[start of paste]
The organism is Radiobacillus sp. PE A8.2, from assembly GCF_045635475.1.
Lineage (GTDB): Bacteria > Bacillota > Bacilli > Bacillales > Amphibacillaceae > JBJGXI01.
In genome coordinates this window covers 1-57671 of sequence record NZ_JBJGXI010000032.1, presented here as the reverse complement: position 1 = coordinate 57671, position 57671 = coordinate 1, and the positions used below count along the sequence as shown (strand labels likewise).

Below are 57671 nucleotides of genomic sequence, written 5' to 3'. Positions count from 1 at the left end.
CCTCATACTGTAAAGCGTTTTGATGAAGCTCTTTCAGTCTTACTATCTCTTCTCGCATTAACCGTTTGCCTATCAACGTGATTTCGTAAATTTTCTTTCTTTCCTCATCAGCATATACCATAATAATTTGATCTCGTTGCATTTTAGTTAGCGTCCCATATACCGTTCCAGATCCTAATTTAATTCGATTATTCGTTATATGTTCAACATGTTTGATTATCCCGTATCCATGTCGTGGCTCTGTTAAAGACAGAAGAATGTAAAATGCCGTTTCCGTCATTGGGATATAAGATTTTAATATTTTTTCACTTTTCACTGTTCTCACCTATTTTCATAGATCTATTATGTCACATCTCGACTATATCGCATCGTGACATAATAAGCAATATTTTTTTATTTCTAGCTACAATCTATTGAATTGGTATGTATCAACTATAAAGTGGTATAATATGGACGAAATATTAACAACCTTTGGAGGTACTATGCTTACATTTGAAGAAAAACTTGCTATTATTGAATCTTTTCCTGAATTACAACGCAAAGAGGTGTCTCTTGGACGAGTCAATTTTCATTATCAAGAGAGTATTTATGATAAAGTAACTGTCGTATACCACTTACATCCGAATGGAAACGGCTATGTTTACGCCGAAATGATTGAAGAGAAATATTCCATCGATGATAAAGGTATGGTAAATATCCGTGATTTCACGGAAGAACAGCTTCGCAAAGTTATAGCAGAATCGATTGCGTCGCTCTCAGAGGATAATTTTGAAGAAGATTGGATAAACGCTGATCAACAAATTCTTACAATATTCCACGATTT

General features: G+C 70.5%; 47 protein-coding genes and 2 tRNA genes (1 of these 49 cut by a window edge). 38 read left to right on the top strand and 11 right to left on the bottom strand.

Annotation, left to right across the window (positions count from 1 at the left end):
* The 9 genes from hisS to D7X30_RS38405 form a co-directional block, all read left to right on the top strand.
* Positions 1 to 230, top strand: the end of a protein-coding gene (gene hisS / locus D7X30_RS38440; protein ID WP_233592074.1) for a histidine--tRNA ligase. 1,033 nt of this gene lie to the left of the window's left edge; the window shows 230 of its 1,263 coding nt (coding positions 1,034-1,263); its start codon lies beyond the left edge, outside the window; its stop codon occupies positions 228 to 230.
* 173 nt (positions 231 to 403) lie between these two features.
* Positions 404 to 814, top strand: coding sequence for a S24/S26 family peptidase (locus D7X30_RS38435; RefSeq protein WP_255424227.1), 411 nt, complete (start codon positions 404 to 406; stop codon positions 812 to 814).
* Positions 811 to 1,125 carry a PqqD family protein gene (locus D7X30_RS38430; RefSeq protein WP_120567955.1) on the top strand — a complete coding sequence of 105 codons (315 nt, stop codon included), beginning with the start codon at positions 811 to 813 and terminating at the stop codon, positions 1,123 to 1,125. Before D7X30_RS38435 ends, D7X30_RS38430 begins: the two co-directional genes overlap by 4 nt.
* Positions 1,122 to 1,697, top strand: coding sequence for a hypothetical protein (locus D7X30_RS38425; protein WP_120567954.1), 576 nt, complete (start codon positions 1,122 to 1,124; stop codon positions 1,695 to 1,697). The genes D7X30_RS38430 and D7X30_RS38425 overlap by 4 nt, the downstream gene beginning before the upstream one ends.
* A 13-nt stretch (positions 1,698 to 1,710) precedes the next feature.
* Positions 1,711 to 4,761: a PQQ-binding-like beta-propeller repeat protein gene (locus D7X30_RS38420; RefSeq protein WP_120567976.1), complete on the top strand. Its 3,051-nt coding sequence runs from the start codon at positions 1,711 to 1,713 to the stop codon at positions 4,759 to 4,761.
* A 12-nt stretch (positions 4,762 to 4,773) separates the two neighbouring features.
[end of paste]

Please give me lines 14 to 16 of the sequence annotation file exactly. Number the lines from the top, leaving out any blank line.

* A 13-nt stretch (positions 1,698 to 1,710) precedes the next feature.
* Positions 1,711 to 4,761: a PQQ-binding-like beta-propeller repeat protein gene (locus D7X30_RS38420; RefSeq protein WP_120567976.1), complete on the top strand. Its 3,051-nt coding sequence runs from the start codon at positions 1,711 to 1,713 to the stop codon at positions 4,759 to 4,761.
* A 12-nt stretch (positions 4,762 to 4,773) separates the two neighbouring features.